Update: Alaska confirms H1N1-related death of a child
Fairbanks 10-year old dies of H1N1 flu in Anchorage hospital
State public health officials report that the 10-year old Fairbanks child who died Friday tested positive for the H1N1 (swine flu) virus. Lab specimens were analyzed at the state public health lab in Anchorage. A confirmation of H1N1 virus was determined late Saturday night, Sept. 5, 2009.
Alaska reports first probable H1N1-related death of a child
Officials encourage Alaskans to be vigilant in flu preparedness
ANCHORAGE, Alaska - A 10-year old Fairbanks child has died from symptoms of probable H1N1 (swine flu) virus. A school nurse sent the child home around noon on Sept. 3, 2009, with flu symptoms and the child was admitted to the Fairbanks Memorial Hospital overnight. After not responding well to treatment, the child was transported to Providence Alaska Medical Center in Anchorage and was pronounced dead late in the evening on Sept. 4, 2009. The child was a student of Hunter Elementary School in the Fairbanks North Star Borough School District.
"The death of any child is particularly tragic, and our sympathies go out to the family," said Department of Health and Social Services Commissioner Bill Hogan. "Everyone acted quickly to get this child help. Despite this sad outcome, this shows how important school nurses and others on the front lines are to getting people with flu symptoms the help they need."
"Our thoughts and prayers go out to the family of the student," said Fairbanks North Star Borough Superintendent of Schools Nancy Wagner. "This is truly a tragic incident and a tragic day for one of our families. We will continue to work closely with the Department of Education and Early Development and the Department of Health and Social Services to monitor flu conditions so we can make the best decisions about student health and safety."
Acting state Public Health Director Deborah Erickson said, "Although most people who get H1N1 flu have a mild illness and quick recovery, this death is a sobering reminder that it can be a serious illness. We all need to pay attention and do what we can to help reduce the spread of the virus."
The state has advised schools to take the following precautions related to the flu this fall:
- Students and staff should stay home if they are sick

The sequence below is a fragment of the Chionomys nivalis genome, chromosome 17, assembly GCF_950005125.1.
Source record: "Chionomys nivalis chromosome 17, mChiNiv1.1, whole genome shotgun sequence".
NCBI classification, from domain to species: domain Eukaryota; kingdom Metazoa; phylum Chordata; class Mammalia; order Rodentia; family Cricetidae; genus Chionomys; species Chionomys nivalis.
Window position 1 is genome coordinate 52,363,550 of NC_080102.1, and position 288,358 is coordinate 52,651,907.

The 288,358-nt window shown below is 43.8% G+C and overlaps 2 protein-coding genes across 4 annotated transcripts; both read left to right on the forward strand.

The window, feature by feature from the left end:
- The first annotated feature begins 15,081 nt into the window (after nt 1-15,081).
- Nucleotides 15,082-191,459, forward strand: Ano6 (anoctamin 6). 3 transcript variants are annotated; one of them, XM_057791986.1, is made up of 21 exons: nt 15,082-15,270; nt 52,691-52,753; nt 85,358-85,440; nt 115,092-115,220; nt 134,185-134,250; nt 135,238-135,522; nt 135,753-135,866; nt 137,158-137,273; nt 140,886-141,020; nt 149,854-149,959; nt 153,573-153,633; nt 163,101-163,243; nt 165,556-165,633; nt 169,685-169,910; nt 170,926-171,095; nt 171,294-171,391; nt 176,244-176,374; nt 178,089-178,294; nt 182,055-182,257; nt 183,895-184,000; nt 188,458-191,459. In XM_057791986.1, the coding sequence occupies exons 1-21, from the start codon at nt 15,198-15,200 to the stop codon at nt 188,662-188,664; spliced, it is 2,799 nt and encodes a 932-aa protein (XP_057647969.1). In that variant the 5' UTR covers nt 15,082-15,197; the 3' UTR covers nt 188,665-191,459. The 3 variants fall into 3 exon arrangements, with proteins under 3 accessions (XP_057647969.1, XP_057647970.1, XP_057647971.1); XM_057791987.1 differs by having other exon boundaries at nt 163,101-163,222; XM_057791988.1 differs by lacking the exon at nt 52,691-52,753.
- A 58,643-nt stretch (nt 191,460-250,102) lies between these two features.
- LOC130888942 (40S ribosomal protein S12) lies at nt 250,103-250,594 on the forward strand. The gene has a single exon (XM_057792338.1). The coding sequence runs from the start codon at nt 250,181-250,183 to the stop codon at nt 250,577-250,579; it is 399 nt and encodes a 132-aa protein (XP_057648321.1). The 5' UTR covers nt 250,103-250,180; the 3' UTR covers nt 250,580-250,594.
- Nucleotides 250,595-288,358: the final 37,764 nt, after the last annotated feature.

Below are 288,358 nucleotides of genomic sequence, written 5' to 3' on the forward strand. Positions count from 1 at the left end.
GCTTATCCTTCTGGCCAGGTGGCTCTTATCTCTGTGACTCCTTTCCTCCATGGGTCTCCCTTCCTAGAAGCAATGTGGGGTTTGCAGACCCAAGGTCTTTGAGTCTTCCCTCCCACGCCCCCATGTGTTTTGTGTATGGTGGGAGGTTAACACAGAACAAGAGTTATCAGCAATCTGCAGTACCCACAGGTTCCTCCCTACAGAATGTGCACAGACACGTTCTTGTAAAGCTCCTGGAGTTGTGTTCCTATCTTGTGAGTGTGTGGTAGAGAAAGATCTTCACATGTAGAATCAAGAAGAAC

- Separate ill students and staff until they can go home
- Encourage regular hand hygiene and respiratory etiquette
- Encourage routine cleaning of hard surfaces that are frequently touched
- Encourage early treatment of high-risk persons
Unrelated to this case, an infant with pre-existing medical conditions died this past week in Anchorage from complications possibly related to H1N1 flu. State officials are currently investigating this case.
The state of Alaska has been told by the CDC that the first shipment of H1N1 vaccine will arrive in the state by mid-October. Initial supplies of the vaccine will be targeted for high priority groups. The state of Alaska is currently holding workshops in local communities to assist those communities in planning to distribute the H1N1 vaccine when it becomes available.
Flu symptoms (both regular seasonal flu and novel H1N1 flu) include fever, cough, sore throat, chills, runny nose, fatigue, body aches, headache and sometimes vomiting and diarrhea. Those with flu-like illness should stay home for at least 24 hours after they no longer have a fever, without use of fever-reducing medicines and regardless of whether or not they are using antiviral drugs.
Other everyday actions to take to prevent the spread of viruses:
· Cough or sneeze into your sleeve, or cover your nose and mouth with a tissue. Throw the tissue in the trash after you use it.
· Wash your hands often with soap and water, especially after you cough or sneeze. Alcohol-based hands cleaners are also effective.
· Avoid touching your eyes, nose or mouth. Germs spread that way.
· Stay home if you get sick. The CDC recommends that you stay home from work or school and limit contact with others to keep from infecting them.
More health information on H1N1 can be found at http://www.pandemicflu.alaska.gov/.
To view the school/parent H1N1 Web site developed by the Alaska Department of Education, please visit: http://www.eed.state.ak.us/.
Posted Sept. 9, 2009